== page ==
Monday, 17 October 2011

Miss/Mrs/Ms? Just say Ma'am

I was having some problems getting into my PayPal account the other day, so I reluctantly phoned them to try and get it sorted.

Before I could speak to an actual human being I had to get through the dreaded talking menus (“Do you need to speak to an operator?” “yes!” “Did you say… No?” “No, I said y…e…s.” “I heard… No. Is that correct?” “No!” “Did you say… No?”), I usually stay quiet not only out of principle but inability to get the damn thing to understand me. I got through the first few levels of menu with no problem; it then said “Please state your issue”. I was so thrown by having to describe my problem in a sentence that an inanimate object would understand that I got quite muddled up “I can’t log into Facebook… no eBay… no I mean PAYPAL, for Christ sake you’re not going to understand that are you?” I then had an agonising 10 seconds of Flight of the Bumblebee (seriously, could they have chosen a more infuriating piece of music?) before I was transferred to a lovely American man who said “The computer says you can’t log into your PayPal account, is that correct Ma’am?” So the computer understood me after all, that’s pretty impressive.

Thumbs up to PayPal because not only was my problem dealt with swiftly but I found the repeated use of the word “Ma’am” quite refreshing. Too many companies these days insist on first name basis, which I utterly despise. If you don’t know me, and are taking my money, please find the most respectful way of addressing me, at least by second name. “Ma’am” is a nice way to avoid wading through the Mrs, Ms., Miss minefield.

A couple of years ago the European Parliament caused outrage when it requested all staff to use Ms. in place of Miss and Mrs. People were highly offended by being forced to use Ms., I don’t blame them, being forced to precede your name with such a horrid sounding syllable would piss me off too.

When we bought our apartment in Ibiza, the deeds referred to the man as ‘Don’ and me as ‘Doña’. It is a basic polite form. The man took great pleasure in the fact that he was ‘The Don’. I just liked that I didn’t have to address whether I was married, unmarried, divorced or whatever anytime I filled out a form.

It’s alright for men. They have it easy. They start off as Master, then at age 16 (or sometimes 18) it’s automatically Mr. Their marital status doesn’t even come into it, it’s a far more dignified process.

I don’t understand why it is different for women. Years ago, Mrs and Miss worked in the same way as Mr and Master. It was an age thing. Derived from the term Mistress, (nothing to do with the current more provocative meaning) Mrs denoted the woman of the household, Miss was the daughter.

I have stubbornly hung onto the title “Miss” for my entire adult life. I’m not married, I don’t plan to be, so why change it? But now I am well into my thirties I would like a more distinguished title, one that doesn’t make me sound like a wrinkly old spinster from a Charlotte Bronte novel.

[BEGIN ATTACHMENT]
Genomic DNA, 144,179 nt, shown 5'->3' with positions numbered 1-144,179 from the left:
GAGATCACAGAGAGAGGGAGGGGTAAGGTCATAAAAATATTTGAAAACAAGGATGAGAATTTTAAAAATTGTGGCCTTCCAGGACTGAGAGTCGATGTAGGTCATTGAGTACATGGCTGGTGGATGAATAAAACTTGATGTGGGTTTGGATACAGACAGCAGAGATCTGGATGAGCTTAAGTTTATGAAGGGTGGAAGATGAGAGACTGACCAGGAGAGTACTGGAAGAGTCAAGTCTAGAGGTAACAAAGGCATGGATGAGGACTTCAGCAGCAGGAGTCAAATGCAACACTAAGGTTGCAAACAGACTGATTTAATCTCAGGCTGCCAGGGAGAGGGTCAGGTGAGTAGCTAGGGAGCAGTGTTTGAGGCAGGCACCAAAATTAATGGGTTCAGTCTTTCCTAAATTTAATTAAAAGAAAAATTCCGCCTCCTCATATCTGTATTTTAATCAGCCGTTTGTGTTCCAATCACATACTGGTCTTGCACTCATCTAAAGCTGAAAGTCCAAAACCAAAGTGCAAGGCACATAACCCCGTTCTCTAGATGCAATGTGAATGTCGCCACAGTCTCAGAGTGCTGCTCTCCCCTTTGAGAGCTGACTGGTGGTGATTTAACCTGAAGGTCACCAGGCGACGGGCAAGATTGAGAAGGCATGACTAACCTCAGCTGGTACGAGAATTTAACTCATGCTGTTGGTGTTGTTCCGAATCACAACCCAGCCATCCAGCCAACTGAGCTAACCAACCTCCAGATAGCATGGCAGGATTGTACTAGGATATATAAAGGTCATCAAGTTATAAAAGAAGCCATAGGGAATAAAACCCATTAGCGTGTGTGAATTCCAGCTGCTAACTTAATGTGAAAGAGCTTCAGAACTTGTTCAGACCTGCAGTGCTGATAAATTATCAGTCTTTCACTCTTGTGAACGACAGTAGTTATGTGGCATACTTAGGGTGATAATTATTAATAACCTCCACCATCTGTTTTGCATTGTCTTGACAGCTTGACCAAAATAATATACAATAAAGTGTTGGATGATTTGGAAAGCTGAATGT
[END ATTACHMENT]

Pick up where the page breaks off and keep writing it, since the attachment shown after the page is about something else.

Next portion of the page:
I hate the word Ms with a passion. Not only does it sound horrid (Mzzzzzz) but it has weird connotations. They may as well put the dot in the middle and replace it with a question mark because Ms automatically makes people suspicious, is she a Mrs or a Miss? Why is she using Ms.?

If I could call myself Mrs I could also call the man “my husband” and be done with it. Without having to choose between “my boyfriend” (sounds like we’ve been together 2 weeks) or “my partner” (is her partner male or female?).

Anyway. I’m not planning on getting married any time soon, although I am the ‘mistress’ of the house. It’s all so flipping complicated. So I kind of get where they were going when then brought out this Ms thing. I just wish they had come up with a word that didn’t make me sound like a defective bumblebee.

Of course, someone (take note the man) could always buy me a nice title like “Lady” for Christmas. That would be far more befitting of my stature.


  1. I, like you, am in my (very late) thirties, and also unmarried through choice with kids. My "mother-in-law" (although she isn't really, of course) insists on referring to me as her "son's partner" which makes us sound like a gay couple! Nice! But you're right; "Miss" is too young, I thought "Ms" was for divorcees(?) - I quite like "Mistress" although that, of course, has a different meaning now, and I'm definitely not one of those! It's the same with forms asking for your occupation - do I put "Stay-at-Home Mum" which sort of implies "watches Jeremy Kyle all day whilst eating biscuits" - at least that's what some of my associates seem to think! "Housewife"? Well, I'm not a wife, so that's out of the window too. Nigella coined "Domestic Goddess", but I have to admit most days I feel more like a frumpy drudge than a Goddess!! Perhaps we should invent new titles for this predicament! Any suggestions?

  2. I hate being called "madam" - it usually happens when I'm complaining about something, and (on purpose I think)adds insult to injury!

    I agree "Ma'am" is nice. It sounds friendly yet respectful - after all, the Queen insists on it.

  3. Anon - I agree, with your comment about what to call our positions, stay at home mums do a lot more than just "mummying" (and I never watch Jeremy Kyle and like you I feel like that is what people think!). I quite like idea of just having M. as a title, it fits all of the Mrs, Ms. Miss and sounds quite cool.

    Nana, I quite like Madam but I agree it sounds a bit overly formal. Ma'am is definitely the way forward!